Today’s Post by Joe Farace
It’s hard to be a bright light in a dim world.” ― Gary Starta
Light has four major qualities: quality, quantity, color and direction. No matter what exposure mode you select on your DSLR or mirrorless camera, seeing how light in a scene affects a photograph’s overall impact is the key to mastering the art of proper exposure. Yes, its just as much art as it is science because the final exposure controls the image’s mood.
“Light,” as a wise photographer once told me, “is light” and while that may be true, you’ll need to measure the amount of light to get the accurate or correct (for the mood) exposure. If the exposure doesn’t let enough light reach the sensor, the image or part of it will be too dark. Conversely, too much light reaching the sensor results in a blown out or overexposed shot.
Part of learning to seeing the light isn’t just looking at what you think the subject of your photograph might be but instead looking at the shadows and highlights, keeping in mind that the difference between the two determines the image’s overall contrast. That’s why sometimes you’ll hear the term “dynamic range” used in relation to the range of contrast in a scene.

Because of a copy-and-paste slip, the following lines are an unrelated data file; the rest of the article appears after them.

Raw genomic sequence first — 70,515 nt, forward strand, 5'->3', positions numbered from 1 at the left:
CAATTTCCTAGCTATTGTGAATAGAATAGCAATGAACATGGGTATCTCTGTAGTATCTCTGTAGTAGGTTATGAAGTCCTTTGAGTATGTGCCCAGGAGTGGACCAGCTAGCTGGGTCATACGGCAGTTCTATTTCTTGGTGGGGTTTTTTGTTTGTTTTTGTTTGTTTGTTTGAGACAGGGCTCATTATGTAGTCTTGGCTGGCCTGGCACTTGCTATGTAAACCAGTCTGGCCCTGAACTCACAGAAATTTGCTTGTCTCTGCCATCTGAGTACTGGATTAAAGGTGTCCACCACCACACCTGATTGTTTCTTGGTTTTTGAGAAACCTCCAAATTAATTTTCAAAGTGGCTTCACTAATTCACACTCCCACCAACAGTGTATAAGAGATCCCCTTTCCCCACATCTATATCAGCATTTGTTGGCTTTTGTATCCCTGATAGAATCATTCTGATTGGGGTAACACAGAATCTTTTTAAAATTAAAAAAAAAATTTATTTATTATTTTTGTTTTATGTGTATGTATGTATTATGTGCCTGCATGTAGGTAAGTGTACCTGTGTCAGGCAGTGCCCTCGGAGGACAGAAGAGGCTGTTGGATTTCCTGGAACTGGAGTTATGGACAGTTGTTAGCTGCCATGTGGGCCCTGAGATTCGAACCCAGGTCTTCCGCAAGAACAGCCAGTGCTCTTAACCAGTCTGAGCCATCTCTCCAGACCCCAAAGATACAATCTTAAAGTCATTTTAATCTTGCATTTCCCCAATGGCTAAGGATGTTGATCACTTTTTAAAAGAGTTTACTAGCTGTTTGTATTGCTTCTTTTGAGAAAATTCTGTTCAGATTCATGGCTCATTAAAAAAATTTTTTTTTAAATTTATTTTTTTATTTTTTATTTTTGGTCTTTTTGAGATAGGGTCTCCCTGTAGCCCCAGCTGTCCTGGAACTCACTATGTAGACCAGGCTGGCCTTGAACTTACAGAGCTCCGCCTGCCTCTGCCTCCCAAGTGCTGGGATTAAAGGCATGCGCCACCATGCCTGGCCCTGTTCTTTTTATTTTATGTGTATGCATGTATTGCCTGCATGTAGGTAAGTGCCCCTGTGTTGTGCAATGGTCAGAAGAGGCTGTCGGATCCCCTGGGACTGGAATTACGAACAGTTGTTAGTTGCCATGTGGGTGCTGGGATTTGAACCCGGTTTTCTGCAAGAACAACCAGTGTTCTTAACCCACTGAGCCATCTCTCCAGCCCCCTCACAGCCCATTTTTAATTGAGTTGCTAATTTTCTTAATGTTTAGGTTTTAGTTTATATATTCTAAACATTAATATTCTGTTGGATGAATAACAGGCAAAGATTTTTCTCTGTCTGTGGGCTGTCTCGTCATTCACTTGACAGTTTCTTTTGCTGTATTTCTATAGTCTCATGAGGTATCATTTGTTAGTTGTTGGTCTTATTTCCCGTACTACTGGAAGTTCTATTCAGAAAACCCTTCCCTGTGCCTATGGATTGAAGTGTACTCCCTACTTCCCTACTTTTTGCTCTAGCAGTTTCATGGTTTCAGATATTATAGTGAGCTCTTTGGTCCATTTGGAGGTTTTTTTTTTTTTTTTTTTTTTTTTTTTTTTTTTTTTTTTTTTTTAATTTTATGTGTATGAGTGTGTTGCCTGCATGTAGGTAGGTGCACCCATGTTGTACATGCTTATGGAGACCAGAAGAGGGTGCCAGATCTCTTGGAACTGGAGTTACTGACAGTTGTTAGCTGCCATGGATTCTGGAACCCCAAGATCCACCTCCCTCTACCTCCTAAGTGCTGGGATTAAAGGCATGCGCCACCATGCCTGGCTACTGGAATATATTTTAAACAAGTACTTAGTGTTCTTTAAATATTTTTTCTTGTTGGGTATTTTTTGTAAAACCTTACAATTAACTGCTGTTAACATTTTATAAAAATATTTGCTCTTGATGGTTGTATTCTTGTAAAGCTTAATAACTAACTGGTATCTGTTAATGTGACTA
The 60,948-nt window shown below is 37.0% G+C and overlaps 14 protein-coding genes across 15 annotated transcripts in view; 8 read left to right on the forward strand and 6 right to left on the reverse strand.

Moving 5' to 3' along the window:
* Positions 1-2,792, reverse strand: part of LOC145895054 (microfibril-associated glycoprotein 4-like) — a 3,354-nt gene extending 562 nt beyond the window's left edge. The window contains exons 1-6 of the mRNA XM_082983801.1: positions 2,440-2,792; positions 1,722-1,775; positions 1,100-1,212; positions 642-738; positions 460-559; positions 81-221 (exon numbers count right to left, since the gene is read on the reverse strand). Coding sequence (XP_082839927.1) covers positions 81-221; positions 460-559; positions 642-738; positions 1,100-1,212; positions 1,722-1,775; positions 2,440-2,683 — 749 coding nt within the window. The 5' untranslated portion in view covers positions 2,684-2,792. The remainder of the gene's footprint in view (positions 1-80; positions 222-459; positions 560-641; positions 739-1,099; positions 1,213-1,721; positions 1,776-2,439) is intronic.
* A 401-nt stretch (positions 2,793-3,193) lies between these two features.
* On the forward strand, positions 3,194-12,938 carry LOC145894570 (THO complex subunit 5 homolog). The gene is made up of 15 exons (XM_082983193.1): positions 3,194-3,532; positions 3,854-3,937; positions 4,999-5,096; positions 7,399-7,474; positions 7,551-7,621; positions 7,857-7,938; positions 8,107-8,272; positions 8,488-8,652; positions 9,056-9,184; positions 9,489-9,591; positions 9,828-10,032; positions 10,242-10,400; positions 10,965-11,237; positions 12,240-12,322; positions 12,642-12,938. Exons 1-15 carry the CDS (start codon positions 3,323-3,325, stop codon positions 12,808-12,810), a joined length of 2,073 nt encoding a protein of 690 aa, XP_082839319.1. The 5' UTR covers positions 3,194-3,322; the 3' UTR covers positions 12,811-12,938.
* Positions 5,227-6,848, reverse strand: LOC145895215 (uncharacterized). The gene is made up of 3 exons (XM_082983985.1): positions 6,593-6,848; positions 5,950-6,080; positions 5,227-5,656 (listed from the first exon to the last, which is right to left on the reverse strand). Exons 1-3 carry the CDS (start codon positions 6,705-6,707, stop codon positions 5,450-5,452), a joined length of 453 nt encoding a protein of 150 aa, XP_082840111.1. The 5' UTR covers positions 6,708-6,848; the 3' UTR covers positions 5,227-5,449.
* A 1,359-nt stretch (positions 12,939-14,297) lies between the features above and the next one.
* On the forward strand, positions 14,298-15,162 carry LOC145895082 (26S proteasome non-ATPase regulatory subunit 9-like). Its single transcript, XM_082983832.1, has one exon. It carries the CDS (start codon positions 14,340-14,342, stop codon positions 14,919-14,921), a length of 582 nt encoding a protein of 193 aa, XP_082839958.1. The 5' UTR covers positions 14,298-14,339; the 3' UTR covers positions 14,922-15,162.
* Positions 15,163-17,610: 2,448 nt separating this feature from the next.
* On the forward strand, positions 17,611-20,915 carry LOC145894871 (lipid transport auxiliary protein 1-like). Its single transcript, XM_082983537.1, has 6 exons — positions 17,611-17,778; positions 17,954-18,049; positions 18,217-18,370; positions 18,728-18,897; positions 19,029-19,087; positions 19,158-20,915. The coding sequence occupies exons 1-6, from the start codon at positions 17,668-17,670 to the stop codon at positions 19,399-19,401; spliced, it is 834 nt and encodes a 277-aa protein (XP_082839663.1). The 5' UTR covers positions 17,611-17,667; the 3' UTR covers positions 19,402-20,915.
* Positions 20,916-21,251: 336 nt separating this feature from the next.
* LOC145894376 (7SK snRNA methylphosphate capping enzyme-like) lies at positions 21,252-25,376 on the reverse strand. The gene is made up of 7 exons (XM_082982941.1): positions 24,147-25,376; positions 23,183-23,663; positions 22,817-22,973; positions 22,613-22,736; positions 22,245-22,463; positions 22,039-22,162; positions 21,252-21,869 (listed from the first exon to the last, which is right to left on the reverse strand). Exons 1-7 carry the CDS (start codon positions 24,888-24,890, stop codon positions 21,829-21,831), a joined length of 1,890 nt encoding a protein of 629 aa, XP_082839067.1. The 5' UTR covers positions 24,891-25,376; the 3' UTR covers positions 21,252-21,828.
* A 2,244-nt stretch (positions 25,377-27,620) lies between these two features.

Accurate exposure begins by correctly setting the lens aperture and shutter speed in proper relation to each other. You can set the exposure yourself manually or let the camera do it for you. The manual method requires either a separate hand-held light meter or you can use the one that’s built in by setting the camera into Manual mode. For 90% of photographs you’ll make, the automatic metering systems that are inside today’s digital cameras (and even older 35mm film SLRs) do a fantastic job in producing correct exposure but it’s those last 10% that can be challenging. That’s when it’s time to shift into Manual. On this blog, there are lots of posts about exposure, so here’s a few to start with: Correct Exposures When Shooting Cars and then maybe try What’s the Correct Exposure? when you have time.
How I made this photo: The above image was shot alongside a railroad siding near my former home in Brighton, Colorado. I photographed our 1953 Packard Clipper near a location that was used in the 1980’s Bill Murray film Larger than Life. You can read more about this car that I loved (and Mary hated) in an Our Cars post. The photograph was made with using an old (remember when they made cameras) Samsung Pro 815 with Schneider-Kreuznach zoom lens at 40mm (equivalent) and an exposure of 1/640 sec at f/2.5 and ISO 50.
If you enjoyed today’s blog post and would like to treat me to a cup of Earl Grey tea ($2.50), please click here. And if you do, thanks so much.